How to use “Norbert’s Gambit” to exchange Canadian for US funds

You will need to already have a Canadian dollar account and a US dollar account in your web broker (or whatever you use to trade stocks). If you don’t have this, call you broker (in my case, TD Direct Investments using TD Webbroker) to have them set this up.

Let’s begin:

Start in your Canadian account on your web broker (or whatever you’re using) and buy DLR (with a Canadian flag, or DLR.CA sometimes). For amount of shares, divide the amount of CAD you want to convert by the ask price for DLR (with a Canadian flag). For example, I want to exchange $10,000 CAD so I calculate 10000 / 12.81 = 780.64. I take off the 0.64 because you can’t buy fractions of shares (in other words, I will be exchanging a bit less than $10,000 CAD. If I needed to deal with “at least $10,000,” I would round up instead of removing the 0.64.

When you “preview” this stock order, it will give you the total CAD it will cost you (which in my case is less than $10,000 CAD).

Basically, at this point you have essentially bought USD. That means that whatever happens with the value of USD (it might go up or down against CAD), you have that money as USD. If USD goes up after you buy DLR.CA, you gain value.

Once you buy the stock, you must wait (3 business days after you place the trade, usually). After that time has passed, call your broker (in my case, TD Direct Investing at 1800-465-5463, because I’m using the TD Waterhouse web broker platform). Ask them to transfer or “journal over” 780 shares (in my case) of DLR from your Canadian dollar account over to your US dollar account.

Once that is complete, you will see 780 shares of DLR (with a US flag, or DLR.U, or DLR.U.CA) in your US dollar account. You simply sell this stock, and you wind up with the value of the stock in your US dollar account to use (in this case, around $7792 USD, because USD is more valuable than CAD right now).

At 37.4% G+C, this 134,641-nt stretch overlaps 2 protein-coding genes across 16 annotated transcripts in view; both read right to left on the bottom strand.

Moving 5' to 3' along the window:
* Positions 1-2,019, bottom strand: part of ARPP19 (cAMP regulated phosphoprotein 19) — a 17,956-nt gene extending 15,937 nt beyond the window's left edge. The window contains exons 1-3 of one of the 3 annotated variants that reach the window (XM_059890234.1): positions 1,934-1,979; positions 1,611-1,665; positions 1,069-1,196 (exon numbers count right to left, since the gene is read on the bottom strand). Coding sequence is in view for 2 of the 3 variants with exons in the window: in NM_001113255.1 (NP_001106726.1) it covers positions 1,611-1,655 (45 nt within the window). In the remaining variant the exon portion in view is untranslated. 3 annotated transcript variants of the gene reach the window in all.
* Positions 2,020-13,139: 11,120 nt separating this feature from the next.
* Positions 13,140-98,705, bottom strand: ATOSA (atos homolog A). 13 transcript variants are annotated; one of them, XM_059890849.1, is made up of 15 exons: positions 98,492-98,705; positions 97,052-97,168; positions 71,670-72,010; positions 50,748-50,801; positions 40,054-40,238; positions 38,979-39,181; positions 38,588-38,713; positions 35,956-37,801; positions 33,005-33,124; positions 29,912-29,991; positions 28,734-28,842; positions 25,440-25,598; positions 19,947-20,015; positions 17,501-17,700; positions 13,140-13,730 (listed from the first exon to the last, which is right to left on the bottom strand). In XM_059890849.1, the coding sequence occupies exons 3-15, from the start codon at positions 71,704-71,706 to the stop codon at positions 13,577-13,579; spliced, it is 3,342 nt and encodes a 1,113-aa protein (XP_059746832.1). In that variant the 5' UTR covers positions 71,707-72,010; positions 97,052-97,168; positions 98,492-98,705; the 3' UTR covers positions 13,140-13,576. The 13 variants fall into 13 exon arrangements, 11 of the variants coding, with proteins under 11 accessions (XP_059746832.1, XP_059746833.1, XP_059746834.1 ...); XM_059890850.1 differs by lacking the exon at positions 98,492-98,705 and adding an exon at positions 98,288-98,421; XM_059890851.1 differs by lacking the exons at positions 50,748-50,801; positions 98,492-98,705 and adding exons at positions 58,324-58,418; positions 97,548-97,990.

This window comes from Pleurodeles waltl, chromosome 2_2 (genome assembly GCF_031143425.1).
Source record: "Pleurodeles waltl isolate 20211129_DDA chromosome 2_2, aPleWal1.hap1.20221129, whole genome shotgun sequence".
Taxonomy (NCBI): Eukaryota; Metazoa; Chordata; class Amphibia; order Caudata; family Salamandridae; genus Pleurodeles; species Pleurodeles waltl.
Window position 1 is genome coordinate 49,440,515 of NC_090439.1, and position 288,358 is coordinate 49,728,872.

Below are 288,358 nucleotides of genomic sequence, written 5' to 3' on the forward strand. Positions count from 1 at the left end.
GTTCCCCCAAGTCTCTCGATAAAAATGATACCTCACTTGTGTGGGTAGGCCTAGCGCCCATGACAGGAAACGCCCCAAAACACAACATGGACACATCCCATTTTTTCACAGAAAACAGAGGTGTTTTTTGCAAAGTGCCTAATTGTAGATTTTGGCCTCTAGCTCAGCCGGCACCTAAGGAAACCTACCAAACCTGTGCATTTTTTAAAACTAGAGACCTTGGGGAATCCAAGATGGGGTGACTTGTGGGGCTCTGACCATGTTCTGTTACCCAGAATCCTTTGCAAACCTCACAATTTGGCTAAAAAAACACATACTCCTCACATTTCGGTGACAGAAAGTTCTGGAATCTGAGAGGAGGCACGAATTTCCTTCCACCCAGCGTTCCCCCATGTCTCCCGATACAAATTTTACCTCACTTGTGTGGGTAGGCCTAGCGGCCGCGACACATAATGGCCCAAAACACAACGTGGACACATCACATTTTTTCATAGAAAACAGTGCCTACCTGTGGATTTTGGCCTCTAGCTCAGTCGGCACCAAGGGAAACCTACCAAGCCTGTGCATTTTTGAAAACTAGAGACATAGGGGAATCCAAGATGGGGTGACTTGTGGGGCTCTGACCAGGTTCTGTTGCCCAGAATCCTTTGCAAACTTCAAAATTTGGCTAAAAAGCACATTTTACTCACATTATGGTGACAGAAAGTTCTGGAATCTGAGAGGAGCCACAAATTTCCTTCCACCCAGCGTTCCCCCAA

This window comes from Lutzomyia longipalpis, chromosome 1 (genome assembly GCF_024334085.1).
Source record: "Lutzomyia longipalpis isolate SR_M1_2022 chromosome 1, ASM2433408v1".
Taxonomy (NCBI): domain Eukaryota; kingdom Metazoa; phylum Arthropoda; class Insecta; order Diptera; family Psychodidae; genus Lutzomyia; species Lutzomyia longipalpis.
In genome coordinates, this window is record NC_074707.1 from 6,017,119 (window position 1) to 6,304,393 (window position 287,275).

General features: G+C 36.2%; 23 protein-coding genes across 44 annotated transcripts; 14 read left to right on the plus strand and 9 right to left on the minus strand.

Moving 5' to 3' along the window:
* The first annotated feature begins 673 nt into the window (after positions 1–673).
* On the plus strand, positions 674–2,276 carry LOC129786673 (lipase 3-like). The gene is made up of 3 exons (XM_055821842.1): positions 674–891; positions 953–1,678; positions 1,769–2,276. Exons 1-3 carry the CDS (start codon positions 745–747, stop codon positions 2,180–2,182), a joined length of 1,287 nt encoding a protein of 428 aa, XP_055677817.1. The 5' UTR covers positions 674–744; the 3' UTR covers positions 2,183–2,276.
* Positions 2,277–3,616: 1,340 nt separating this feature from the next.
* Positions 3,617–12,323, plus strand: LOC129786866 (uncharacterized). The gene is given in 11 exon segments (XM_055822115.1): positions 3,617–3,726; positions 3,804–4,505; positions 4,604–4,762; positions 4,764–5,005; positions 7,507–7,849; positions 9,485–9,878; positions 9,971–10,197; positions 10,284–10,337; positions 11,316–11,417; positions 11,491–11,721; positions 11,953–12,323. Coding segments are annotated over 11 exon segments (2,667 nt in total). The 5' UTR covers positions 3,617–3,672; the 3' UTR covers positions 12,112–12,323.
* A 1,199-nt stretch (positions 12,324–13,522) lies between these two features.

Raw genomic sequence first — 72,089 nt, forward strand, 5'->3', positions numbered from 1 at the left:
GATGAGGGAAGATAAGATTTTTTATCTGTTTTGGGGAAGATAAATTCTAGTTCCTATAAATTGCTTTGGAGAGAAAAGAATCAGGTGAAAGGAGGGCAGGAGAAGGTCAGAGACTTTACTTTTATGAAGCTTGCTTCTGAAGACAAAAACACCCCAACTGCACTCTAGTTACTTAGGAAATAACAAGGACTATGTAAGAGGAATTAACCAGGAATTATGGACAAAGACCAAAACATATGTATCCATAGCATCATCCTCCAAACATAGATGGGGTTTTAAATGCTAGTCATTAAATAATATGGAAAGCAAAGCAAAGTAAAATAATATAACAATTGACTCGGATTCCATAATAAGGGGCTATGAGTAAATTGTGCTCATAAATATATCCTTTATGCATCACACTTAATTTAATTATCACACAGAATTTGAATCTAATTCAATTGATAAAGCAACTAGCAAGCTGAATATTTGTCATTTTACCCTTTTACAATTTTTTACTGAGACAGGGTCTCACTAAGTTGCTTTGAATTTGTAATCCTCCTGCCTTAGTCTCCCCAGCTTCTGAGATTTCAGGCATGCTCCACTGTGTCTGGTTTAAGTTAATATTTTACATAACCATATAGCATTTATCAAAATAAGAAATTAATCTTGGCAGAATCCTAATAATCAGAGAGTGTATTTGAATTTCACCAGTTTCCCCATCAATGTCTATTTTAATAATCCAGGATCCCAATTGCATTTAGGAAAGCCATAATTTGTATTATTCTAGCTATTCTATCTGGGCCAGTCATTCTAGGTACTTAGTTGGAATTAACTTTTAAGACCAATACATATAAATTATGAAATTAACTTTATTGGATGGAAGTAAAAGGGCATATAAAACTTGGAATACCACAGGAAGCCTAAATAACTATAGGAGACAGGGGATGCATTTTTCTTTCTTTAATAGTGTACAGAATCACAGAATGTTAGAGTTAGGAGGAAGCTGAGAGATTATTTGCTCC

Pros of Norbert’s Gambit: No exchange rate (you didn’t “convert” your money). You don’t lose 1 or 2 or 4 cents per dollar like you would if you just “bought” US dollars with your Canadian dollars.

Cons of Norbert’s Gambit: You do pay the “ask” price, which is around 1 cent higher than the buy price, so you lose a bit of money that way, and the same thing when you sell. Also, it takes 5 days or so sometimes, so you don’t get to use the USD until next week, maybe. You also pay the trading commission (with TD Waterhouse, it’s $9.99 CAD per trade, so almost $20. Also, you need to have a Canadian and US trading account.

So what are the costs of doing Norbert’s Gambit?

Shorthand answer: For an amount around $10,000, it will cost around $30-$50. Here’s the math, followed by the explanation. Note: I’m going from CAD to USD.

$10,000 USD = $12,800 CAD. Add $40 CAD ($9.99 + $9.99 + $20) = $12,840 CAD

Let’s say you want $10,000 USD. Currently, $1 USD is worth $1.28 CAD. We need to spend $12,800 CAD plus our trading fees (that makes $12,820), plus the small amount we lose (1 or 2 cents on each share) when we buy and sell the stock at the offered-asking prices, which add in a minute.

We figure out how many shares we want to buy (today, each share is $12.77 CAD): 12820 / 12.77 = 1003.9. I’m rounding up in this case to 1004 shares. I have to add (an estimated) 1004 shares x .02 (I add 2 cents per share instead of 1, to be safe on my amounts) to cover what I’ll lose on the offer-ask spread for the stock buy and then the stock sale, and therefore need to add $20.08 CAD total to the amount I’m going to spend. So now I go back and add $20.08 CAD to the amount of CAD I have to start with: I now have to start with $12,800 plus $20 commission (for 2 trades) plus $20 for loss on the offer-ask (for 2 trades). This means I need $12,841 CAD (added $1 to cover those extra cents I rounded off) to end up with $10,000 USD, which USD is worth $12,800 CAD after I lose around $40 CAD to complete the process.


I would like to thank Justin Bender CFA, CFP, B.Comm., Portfolio Manager at PWL CAPITAL INC., who helped me in understanding some of the finer points of the Norbert’s Gambit process. He has a very useful YouTube tutorial here.